Maine will join seven other states in a pilot program that aims to increase high school graduation rates and college readiness by instituting a “European model” of instruction and assessments.

The program is slated to begin next year, according to David Connerty-Marin of the Maine Department of Education.

Among the changes these states will implement are an emphasis on mastering skills and allowing students to progress through school at their own pace. Students would be able to “test out” of high school at the end of 10th grade and enroll in college.

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Connecticut, New Hampshire, Vermont, Rhode Island, Pennsylvania, New Mexico and Kentucky will also take part in the pilot project.

“If kids are clear about what they need to achieve, they become much more engaged in their education,” Connerty-Marin said Wednesday. “It’s rigorous coursework aimed at preparing students for college-level work.”

He said that Maine Education Commissioner Susan Gendron will be meeting with school superintendents and principals in the next week to explain the program, which is being organized by the Washington, D.C.-based nonprofit National Center on Education and the Economy.

No Maine schools have signed on yet, but NCEE leadership said in a press release Wednesday that 10 to 20 schools in each of the eight states will start the pilot program for the 2011-12 school year.

Participation among Maine schools and students will be entirely voluntary, Connerty-Marin said.

The news that Maine had signed on to the pilot program came as a surprise for some, including Maine Education Association President Chris Galgay.

“For the last couple of hours, I have been on the phone trying to find out about this,” Galgay said Wednesday afternoon. “I’m very frustrated. I know few of the details. It sounds absolutely like a major initiative, but it also sounds like a top-down decision — one of many made with no input from practitioners in the field.”

Galgay’s association is the professional organization that represents the state’s teachers, who he said will be pivotal if the initiative is to succeed.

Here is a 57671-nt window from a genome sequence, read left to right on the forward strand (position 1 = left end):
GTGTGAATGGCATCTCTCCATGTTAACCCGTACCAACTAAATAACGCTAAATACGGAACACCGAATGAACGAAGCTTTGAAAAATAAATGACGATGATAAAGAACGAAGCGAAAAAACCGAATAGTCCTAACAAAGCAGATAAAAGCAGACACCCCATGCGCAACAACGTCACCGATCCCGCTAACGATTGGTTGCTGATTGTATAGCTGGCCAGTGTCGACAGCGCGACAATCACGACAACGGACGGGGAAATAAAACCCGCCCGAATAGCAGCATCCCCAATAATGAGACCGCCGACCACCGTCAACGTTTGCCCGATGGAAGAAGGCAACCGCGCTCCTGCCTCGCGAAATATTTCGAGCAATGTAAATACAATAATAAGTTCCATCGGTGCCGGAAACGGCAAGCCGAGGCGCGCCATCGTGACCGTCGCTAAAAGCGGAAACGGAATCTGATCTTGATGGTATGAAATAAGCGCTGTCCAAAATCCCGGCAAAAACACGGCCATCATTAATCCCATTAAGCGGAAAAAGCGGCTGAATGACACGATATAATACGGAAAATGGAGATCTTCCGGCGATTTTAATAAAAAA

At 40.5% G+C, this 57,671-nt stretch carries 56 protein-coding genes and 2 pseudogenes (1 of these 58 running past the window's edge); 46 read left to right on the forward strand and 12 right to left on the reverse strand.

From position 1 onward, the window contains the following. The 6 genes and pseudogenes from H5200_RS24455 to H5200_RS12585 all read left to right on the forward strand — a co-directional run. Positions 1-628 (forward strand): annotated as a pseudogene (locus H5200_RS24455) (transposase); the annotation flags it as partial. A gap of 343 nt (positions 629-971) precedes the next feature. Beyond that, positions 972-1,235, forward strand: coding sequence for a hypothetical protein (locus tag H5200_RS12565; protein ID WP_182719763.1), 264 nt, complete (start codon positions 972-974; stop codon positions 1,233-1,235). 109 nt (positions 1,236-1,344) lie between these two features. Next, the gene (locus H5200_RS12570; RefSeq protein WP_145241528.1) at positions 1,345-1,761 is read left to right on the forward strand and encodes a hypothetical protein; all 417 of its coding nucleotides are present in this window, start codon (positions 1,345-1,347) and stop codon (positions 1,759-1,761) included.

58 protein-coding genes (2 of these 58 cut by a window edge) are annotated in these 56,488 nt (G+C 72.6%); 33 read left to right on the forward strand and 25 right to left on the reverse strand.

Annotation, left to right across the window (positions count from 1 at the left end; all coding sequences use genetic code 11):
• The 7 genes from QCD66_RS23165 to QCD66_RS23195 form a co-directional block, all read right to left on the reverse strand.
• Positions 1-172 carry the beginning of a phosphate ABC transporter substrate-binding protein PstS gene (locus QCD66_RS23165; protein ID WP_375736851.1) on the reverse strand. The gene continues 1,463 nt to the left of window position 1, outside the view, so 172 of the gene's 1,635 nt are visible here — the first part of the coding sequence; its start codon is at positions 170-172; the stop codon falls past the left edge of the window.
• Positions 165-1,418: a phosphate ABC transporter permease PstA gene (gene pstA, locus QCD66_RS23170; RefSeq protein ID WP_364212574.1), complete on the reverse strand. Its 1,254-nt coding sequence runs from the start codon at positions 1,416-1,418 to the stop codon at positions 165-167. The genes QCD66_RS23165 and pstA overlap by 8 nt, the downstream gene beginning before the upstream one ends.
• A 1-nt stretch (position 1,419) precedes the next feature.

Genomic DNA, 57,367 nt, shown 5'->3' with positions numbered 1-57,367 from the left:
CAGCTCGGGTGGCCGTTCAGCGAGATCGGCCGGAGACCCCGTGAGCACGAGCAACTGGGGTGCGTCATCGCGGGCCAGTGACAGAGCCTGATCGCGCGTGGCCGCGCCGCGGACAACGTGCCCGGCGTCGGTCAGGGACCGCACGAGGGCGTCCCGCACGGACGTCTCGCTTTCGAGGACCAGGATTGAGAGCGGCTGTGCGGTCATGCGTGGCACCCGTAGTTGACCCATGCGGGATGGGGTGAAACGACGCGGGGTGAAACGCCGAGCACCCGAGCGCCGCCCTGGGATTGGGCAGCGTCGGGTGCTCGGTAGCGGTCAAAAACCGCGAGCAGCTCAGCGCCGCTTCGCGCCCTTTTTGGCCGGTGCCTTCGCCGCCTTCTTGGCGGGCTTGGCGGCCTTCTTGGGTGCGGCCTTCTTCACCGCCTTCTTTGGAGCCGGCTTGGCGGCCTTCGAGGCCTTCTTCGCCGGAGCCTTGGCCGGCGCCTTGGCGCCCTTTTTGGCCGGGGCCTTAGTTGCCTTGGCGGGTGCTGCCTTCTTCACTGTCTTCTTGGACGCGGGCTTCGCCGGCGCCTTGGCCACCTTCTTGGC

“This is a think-tank in Washington who came up with this,” he said. “I’m not questioning the commissioner’s sincerity on this. I just know that to have anything work, you’ve got to have everybody at the table to agree on the goals.”

Connerty-Marin disagreed that the initiative is “top-down.”

“If districts don’t want to participate, they don’t have to,” he said. “This is an opportunity for districts that are looking to provide another pathway to students. It’s very in line with what we’ve been talking about over the years. There’s no imposition of anything here.”

National Center on Education and the Economy President Marc Tucker said in a Wednesday morning press conference that participating states will be working with his organization with the help of a financial grant from the Bill and Melinda Gates Foundation.

“By introducing these Board Examination Systems in pilot high schools in these states … we will begin a process that will ultimately prepare dramatically more students for college success and greatly reduce the high number of students who now take remedial courses in college,” Tucker said in a press release.

Board Examination Systems are in place in Australia, Denmark, England, Finland, France, Ireland, the Netherlands, Scotland, Singapore and parts of Canada and Germany. They typically consist of a core program of courses, a well-designed syllabus, exams designed to the syllabus and professional development for teachers, ac-cording to the NCEE press release.

Implementing this system could be a boon to Maine students, Connerty-Marin said. Maine already belongs to the New England Secondary Schools Consortium, which is focused on increasing the graduation rate to 90 percent and decreasing the need for remedial courses in college. Maine’s 2007-08 high school graduation rate was 83.5 percent.

“All the programs that are part of the NCEE initiative include a lot of feedback throughout the year, which allows for more of the support that kids need,” he said. “It makes school a lot more relevant for them.”